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For singer Martha Scanlan, the inspiration for the first song she ever wrote came on a trip to eastern Montana about 10 years ago.
"I had come out to this ranch for the first time to play at my friend's wedding," Scanlan says. "But I was so struck by the place, and I think I was just painting pictures of what I was seeing."
Even after she left, the place pulled at her for years — until she finally decided to make it her home.
"I was writing about things I didn't understand yet, I guess is the strange thing," she says. "Like how much the work ties you to the land, and all the stories that the work tells. There's one verse that says, 'Oh Charlie, he sold out and he lost everything / A '52 Chevy and a Navajo ring / Busted flat broken and split open wide / And the springtime's a comin' up on the divide.' "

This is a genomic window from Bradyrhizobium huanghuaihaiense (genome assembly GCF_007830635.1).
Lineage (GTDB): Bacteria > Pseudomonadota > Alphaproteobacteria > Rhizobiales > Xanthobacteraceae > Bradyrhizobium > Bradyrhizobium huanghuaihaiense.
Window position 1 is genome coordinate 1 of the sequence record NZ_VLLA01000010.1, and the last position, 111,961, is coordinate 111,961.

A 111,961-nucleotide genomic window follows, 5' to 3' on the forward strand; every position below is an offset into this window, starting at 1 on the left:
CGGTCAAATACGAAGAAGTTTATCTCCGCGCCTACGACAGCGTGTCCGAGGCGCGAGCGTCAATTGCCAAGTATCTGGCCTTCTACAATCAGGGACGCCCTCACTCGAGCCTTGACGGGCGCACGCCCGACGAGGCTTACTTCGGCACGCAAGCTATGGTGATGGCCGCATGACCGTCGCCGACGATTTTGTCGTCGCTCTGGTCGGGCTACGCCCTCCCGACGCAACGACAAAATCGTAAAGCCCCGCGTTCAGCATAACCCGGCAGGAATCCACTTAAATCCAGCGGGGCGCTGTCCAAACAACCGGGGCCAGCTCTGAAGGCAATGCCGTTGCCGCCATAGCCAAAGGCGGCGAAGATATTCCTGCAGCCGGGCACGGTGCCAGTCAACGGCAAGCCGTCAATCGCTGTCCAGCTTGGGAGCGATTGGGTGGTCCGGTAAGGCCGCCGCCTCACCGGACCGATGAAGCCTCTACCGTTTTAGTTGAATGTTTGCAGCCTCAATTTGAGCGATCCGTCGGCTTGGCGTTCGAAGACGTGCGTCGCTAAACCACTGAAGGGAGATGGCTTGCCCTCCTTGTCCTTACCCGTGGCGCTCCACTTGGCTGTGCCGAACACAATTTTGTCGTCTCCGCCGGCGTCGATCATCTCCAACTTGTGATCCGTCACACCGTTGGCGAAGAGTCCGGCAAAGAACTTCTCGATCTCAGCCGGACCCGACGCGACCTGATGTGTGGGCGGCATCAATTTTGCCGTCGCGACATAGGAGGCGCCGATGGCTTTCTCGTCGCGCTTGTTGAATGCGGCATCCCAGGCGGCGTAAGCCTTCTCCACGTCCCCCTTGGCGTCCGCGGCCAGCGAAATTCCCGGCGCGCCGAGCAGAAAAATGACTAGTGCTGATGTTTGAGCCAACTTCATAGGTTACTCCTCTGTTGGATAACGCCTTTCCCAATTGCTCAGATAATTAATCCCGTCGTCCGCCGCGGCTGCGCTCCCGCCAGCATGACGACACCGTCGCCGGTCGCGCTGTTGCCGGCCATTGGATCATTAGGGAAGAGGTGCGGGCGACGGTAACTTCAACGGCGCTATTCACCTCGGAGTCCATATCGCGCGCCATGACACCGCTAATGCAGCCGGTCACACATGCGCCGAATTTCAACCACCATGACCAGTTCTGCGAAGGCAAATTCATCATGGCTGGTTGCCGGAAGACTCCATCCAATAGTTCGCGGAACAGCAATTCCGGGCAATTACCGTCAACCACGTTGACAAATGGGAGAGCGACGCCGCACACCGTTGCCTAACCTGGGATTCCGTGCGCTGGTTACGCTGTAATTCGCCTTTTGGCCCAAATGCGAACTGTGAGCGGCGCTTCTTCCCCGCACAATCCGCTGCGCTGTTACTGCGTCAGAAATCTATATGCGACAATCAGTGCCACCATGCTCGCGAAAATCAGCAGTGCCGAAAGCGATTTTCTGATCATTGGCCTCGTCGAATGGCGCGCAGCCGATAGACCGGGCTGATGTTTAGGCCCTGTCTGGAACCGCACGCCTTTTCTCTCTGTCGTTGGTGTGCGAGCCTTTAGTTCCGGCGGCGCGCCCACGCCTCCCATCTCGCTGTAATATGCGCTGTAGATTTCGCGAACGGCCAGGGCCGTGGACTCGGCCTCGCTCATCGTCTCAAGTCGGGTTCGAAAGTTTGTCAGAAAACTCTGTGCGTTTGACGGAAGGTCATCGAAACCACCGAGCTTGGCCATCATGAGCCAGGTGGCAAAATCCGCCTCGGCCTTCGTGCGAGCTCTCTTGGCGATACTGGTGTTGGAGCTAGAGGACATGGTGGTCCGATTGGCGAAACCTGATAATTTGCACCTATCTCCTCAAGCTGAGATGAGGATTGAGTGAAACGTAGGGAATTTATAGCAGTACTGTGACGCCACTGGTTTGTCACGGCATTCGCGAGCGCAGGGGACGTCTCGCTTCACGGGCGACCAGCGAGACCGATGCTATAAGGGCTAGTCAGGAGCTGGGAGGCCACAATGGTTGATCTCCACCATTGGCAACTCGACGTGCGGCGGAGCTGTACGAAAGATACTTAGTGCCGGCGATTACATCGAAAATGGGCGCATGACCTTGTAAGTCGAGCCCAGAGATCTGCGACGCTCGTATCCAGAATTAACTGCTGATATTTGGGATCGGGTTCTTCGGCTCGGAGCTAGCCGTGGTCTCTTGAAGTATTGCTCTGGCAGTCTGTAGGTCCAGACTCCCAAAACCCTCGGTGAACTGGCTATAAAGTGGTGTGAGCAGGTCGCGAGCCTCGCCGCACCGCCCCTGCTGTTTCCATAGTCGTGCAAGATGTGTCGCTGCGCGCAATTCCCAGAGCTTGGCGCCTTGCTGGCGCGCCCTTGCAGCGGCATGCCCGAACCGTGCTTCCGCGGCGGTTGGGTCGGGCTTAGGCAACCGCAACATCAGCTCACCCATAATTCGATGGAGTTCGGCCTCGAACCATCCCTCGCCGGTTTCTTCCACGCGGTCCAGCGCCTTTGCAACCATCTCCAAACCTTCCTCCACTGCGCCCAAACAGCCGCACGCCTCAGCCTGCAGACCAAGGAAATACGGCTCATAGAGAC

Scanlan has now lived in Montana for 2 1/2 years. She says she spends a lot of time with her friend Irv, an octogenarian who lives on the same ranch where his grandfather homesteaded.
"I feel so genuinely blessed to have someone who's a friend and a teacher, and a very patient teacher," Scanlan says. "And that's the other thing about it — the importance of preserving agricultural lands like this, and that kind of heritage is that there's knowledge that people only gain by doing the work."
In 1986, a federal official issued a warning: If Metro continued to expand rapidly, the system faced a future of stark choices over maintaining existing infrastructure. Metro chose expansion. We talk to a historian about that decision. We also hear from a former Metro general manager about the following years, and from an Arlington planner about measuring how riders are responding to SafeTrack.